1. As the latest release of car sales in USA suggests, the current unsustainable oil price topped the gas-powered mobility, on that score, but for “a newcomer” , this fragile recovery world-wide stands more likely to face another great depression.

    Recently, vice chairperson of marketing Bob Lutz indicated that nearly 50,000 consumers have registered at GM’s website, indicating a “strong intention” to buy the plug-in hybrid vehicle,while Bob Kruse, GM’s top electric car exec and Chevy Volt pointman, steps down.

    The auto industry should not forget the bitter lesson from its bankruptcy. Automakers pledged change in direction before people and thereby barely received taxpayer’s cash, but they are still doing nothing. The current “unsustainable” fuel price, which is projected to go even higher, has gone far beyond a hybrid level again , which did not deter the recession.

    The auto industry needs to leverage the rebates of cash for clunkers as a stepping stone for a fundamental change as promised, not business as usual. I still think the densely populated countries are consuming such incredible natural resources right now that inefficiency as it is can’t be allowed any more.

  2. This isn’t even news. Obviously with cars not even available till 2012 or later, trickling in is an understatement. 2010 is just around the corner, but nothing appears to be available still for another couple of years.

  3. “Lux thinks that lithium-ion cells for vehicles will drop to between $405/kWh and $445/kWh in 2020 from their high of $720/kWh today — not a massive improvement.”

    Within the last week Panasonic has announced that by utilizing existing technology and manufacturing facilities of their laptop batteries they can produce battery packs for EVs at half the current price. And that those batteries will be on the market within four years.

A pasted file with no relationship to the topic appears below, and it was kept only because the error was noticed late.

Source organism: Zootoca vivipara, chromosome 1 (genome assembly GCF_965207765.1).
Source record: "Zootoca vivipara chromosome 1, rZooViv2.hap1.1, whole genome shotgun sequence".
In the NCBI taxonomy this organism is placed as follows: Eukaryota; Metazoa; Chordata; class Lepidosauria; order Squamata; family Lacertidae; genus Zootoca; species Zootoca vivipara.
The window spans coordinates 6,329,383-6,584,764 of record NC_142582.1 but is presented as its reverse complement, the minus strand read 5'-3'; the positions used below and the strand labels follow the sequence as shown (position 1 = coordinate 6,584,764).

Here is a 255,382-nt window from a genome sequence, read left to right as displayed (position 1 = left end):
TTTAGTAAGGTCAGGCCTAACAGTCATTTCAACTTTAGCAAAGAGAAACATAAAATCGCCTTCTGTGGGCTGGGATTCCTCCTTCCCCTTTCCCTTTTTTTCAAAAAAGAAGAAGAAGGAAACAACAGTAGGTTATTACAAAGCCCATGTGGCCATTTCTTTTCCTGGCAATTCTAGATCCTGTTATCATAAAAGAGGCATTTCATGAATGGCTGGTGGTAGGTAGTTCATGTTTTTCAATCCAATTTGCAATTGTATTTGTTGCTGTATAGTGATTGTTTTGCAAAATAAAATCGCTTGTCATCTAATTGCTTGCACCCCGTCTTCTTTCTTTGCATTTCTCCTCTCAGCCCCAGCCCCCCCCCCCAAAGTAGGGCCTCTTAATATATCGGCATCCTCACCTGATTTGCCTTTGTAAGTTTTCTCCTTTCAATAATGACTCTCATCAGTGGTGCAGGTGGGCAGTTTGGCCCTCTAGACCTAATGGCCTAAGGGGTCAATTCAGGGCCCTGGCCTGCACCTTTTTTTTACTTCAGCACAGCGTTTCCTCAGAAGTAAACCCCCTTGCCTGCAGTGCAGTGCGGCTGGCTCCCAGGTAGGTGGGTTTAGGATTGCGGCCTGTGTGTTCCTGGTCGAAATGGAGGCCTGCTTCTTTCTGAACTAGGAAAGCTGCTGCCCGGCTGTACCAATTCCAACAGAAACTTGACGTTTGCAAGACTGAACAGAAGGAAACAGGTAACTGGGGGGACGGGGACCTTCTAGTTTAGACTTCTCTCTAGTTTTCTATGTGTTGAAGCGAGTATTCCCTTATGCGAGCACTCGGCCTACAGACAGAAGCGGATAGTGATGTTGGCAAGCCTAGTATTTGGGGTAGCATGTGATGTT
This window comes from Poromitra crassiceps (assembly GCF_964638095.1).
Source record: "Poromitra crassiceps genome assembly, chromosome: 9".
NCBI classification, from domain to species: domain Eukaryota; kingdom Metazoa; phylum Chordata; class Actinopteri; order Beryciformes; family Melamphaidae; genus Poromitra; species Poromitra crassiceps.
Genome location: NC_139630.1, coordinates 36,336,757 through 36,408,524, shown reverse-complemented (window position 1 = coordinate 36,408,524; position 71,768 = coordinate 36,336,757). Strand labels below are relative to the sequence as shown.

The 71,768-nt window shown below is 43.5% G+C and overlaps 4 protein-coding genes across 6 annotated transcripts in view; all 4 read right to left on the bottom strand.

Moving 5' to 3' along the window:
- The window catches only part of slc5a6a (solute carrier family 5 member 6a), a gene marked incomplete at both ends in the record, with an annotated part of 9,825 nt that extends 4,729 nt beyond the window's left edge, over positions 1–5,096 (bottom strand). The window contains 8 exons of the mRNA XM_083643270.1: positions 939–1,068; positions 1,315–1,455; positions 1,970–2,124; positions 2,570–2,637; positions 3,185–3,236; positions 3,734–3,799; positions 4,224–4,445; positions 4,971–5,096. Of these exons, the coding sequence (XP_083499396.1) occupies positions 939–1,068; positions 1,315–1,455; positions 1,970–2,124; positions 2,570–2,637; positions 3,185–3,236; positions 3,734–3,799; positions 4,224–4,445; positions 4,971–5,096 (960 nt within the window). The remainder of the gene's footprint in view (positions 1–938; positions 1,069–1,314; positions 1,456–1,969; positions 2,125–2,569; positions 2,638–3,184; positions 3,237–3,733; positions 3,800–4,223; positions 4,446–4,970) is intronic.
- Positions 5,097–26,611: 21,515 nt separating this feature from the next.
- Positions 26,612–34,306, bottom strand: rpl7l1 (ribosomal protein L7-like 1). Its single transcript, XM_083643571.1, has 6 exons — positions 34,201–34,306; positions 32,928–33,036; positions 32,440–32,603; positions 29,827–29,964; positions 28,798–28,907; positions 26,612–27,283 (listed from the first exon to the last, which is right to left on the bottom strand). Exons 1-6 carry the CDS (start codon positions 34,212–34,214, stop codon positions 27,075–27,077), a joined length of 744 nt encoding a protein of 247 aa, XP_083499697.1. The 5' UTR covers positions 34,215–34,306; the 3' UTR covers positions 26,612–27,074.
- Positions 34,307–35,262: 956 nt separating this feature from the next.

$720 to $360 and by 2013 makes one question Luz.

    (It was also announced that Panasonic are going to be making batteries for Tesla.)

    I wonder if we shouldn’t be factoring in the dislike that many people have for oil companies, the “experience” of gassing up in inclimate weather, and oil changes when we calculate the transition time away from petroleum?

    Then there’s the “fun factor” that people who test drive EVs report.

    There are some behavioral “response cost” factors that aren’t easily transformed to numbers but can play major roles in decision making.

  4. @Eletruk, I think its news. A lot of people think there’s gonna be an EV boom coming very soon, and Lux crunched the numbers based on how oil prices would affect that.

  5. But Katie, did they crunch the correct numbers?

    Driving an EV is like paying $1 a gallon for gas with a 35 MPG car. People who don’t do the long term cost of ownership math are going to be comparing what they pay at the pump with what their friends and neighbors don’t pay at the pump as soon as a few EVs hit the streets.

    Do you recall only a few months when fill-ups were $30/$50/$100 a pop? That kind of hurt can drive decision making way past the math.